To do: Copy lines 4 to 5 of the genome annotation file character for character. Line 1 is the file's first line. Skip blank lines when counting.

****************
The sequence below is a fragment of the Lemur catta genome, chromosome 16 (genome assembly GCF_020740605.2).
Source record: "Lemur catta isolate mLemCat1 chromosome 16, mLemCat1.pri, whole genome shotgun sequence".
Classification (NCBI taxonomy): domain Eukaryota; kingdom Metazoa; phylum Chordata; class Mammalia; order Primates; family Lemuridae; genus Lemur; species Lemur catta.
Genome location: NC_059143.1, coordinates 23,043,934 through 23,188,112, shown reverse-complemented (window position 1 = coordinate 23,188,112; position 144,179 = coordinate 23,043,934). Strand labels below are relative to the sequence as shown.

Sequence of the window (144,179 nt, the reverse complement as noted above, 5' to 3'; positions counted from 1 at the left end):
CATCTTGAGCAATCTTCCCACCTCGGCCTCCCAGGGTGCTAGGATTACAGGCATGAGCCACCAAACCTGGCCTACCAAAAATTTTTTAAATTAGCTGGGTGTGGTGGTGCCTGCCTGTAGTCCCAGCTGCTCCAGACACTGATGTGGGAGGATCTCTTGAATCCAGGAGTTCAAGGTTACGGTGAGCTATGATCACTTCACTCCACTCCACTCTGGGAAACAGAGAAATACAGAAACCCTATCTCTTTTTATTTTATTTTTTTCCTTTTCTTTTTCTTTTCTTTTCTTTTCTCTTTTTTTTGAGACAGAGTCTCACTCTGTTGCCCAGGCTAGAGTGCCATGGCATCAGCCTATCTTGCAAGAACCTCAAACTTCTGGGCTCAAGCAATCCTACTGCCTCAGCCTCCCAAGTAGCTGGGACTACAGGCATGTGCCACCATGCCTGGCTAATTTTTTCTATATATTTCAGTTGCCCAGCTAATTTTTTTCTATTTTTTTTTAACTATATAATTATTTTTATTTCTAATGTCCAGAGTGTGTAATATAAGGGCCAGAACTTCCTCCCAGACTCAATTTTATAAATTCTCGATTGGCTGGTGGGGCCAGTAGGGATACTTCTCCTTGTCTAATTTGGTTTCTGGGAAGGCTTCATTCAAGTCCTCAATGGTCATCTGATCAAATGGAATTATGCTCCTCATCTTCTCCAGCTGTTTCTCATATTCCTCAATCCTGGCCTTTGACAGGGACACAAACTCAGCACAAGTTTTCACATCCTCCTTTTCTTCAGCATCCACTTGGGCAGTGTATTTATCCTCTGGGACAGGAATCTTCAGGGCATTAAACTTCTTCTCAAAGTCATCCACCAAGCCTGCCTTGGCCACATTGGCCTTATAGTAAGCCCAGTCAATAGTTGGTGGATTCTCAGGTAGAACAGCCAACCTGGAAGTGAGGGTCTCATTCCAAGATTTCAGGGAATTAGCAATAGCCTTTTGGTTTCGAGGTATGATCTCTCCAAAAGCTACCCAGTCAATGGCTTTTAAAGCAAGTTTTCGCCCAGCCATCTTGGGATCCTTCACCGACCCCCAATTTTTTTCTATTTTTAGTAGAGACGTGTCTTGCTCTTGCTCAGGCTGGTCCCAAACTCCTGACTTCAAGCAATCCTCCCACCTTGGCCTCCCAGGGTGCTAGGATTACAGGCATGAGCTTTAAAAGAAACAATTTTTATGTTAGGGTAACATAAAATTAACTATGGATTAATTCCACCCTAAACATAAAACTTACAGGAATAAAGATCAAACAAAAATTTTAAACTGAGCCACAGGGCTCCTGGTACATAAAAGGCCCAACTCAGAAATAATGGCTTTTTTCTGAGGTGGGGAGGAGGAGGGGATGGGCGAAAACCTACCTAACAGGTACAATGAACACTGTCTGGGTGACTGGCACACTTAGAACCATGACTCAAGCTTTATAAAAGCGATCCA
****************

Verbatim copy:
Genome location: NC_059143.1, coordinates 23,043,934 through 23,188,112, shown reverse-complemented (window position 1 = coordinate 23,188,112; position 144,179 = coordinate 23,043,934). Strand labels below are relative to the sequence as shown.

Sequence of the window (144,179 nt, the reverse complement as noted above, 5' to 3'; positions counted from 1 at the left end):